Round-trip times from RIPE Atlas probes in Southern African countries to a destination in South Africa
Round-trip times from RIPE Atlas probes in Southern African countries to a destination in South Africa

As you can see above, traffic from the test probes Kenya and Angola, along with the Maldives and the Seychelles is likely being routed to Europe for interconnection, rather than being handled more locally, if the round-trip time is an indication of route taken. The probes in Botswana, Zambia and Tanzania do somewhat better, and are definitely staying on the same continent. The African example is one of the obvious ones. Let’s look at something a bit closer to home…

Regional peering in Northern Ireland and Northern Ireland to the Republic of Ireland

There is already a well established exchange point in Dublin, INEX, with a good number of national and international members. Discussions are taking place between Internet companies in Northern Ireland (which, remember, is part of the UK) about their need for a more local place to exchange traffic, likely in Belfast. The current belief is a large amount of the traffic between sources and sinks in Northern Ireland goes to London or Amsterdam.

Firstly, how does traffic get from the UK (and by inference, most of the rest of Europe) and Northern Ireland? This is what Telegeography say:

Submarine Cables UK to NI
Submarine Cables UK to NI
RIPE Atlas Probes in Northern Ireland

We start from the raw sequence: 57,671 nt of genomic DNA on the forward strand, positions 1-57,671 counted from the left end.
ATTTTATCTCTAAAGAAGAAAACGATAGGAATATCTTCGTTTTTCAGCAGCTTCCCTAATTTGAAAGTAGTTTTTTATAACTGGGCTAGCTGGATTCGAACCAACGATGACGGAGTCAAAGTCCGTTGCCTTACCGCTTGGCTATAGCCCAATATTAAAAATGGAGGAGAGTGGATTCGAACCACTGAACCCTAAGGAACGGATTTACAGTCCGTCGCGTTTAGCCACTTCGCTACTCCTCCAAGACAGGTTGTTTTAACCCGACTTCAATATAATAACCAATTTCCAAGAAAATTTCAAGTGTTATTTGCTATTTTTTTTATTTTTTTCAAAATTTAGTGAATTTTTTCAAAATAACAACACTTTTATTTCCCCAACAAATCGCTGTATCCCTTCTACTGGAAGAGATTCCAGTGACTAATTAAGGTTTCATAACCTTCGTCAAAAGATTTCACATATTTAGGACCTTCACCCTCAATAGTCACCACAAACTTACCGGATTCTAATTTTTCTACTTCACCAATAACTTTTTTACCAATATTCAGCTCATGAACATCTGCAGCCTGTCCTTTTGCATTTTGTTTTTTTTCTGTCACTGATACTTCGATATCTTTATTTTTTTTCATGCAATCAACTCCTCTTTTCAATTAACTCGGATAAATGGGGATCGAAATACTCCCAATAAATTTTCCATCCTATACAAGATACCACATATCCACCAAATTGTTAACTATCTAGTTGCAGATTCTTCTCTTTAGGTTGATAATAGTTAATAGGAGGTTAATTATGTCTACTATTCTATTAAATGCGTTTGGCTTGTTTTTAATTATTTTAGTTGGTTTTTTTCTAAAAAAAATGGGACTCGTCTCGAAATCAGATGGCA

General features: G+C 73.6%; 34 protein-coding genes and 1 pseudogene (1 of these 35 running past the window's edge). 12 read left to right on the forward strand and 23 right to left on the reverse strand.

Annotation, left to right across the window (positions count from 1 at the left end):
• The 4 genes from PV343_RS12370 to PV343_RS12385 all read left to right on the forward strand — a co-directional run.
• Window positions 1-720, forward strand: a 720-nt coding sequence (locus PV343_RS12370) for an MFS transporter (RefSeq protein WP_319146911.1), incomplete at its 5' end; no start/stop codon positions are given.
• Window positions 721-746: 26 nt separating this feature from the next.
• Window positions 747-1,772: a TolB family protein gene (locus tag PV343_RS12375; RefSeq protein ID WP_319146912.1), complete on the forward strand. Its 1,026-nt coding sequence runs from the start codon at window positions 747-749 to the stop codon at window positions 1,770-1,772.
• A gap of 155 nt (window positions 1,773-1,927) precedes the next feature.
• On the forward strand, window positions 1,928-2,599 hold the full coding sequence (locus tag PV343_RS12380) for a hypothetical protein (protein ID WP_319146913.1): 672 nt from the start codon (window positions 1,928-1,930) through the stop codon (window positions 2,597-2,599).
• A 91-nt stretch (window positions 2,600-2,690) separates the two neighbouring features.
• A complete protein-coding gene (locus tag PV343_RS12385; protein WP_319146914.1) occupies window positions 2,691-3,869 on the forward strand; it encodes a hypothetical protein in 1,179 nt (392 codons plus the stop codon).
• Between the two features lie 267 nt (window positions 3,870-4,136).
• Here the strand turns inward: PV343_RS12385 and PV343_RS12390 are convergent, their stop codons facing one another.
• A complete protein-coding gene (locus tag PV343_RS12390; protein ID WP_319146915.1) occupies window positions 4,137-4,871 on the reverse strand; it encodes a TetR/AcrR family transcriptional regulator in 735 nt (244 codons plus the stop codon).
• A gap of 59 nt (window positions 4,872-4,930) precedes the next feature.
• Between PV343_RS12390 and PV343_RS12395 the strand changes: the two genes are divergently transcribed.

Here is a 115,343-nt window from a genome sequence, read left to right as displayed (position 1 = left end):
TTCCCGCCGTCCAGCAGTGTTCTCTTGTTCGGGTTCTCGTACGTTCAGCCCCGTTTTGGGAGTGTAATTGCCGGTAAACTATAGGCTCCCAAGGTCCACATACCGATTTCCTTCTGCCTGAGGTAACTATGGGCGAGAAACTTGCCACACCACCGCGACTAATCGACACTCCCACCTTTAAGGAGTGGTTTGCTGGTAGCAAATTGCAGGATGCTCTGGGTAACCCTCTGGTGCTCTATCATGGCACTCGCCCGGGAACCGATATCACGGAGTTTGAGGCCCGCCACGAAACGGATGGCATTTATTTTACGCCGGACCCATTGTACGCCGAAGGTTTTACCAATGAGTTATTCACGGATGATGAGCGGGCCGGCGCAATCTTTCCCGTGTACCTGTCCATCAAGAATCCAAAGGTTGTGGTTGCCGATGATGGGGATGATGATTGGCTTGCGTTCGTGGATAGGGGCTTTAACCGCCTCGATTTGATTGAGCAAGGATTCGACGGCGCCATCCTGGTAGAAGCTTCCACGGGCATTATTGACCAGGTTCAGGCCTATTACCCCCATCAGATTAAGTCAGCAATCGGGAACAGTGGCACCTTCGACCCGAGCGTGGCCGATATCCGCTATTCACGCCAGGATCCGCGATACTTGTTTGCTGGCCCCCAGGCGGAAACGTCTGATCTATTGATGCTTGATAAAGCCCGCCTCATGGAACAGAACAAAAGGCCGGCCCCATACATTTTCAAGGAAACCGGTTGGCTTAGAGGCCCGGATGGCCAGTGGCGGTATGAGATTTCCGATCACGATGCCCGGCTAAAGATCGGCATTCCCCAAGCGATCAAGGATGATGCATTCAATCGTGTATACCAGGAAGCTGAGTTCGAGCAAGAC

RIPE Atlas Probes in Northern Ireland

So, I thought I’d do some RIPE Atlas measurements.

This isn’t meant to be an exhaustive analysis. More just exploring some existing theories and perceptions.

The first trick is to identify probes in Northern Ireland. From the RIPE PoV, these are all indicated as part of the UK (go and watch the video again if you didn’t get it the first time), so I can’t select them by country.

Fortunately, probe owners have to set their probe’s location – there is a certain amount of trust placed in them, there’s nothing stopping me saying my probe is somewhere else, but most probe owners are responsible techy types. The RIPE Atlas people also put the probe locations onto a coverage map.

I also needed some targets. Probes can’t ping each other (well, they can, if you know their IP address, and they’re not behind some NAT or firewall). The Atlas project provides a number of targets, known as “anchors”, as well as nodes in the NLnog ring which can act as targets. There’s an Atlas anchor in Dublin, but that couldn’t take any more measurements, so that wasn’t suitable as a target, but HEAnet (the Irish R&E network) and Amazon (yep, the folks that sell books and whatnot) have NLnog ring nodes in Dublin.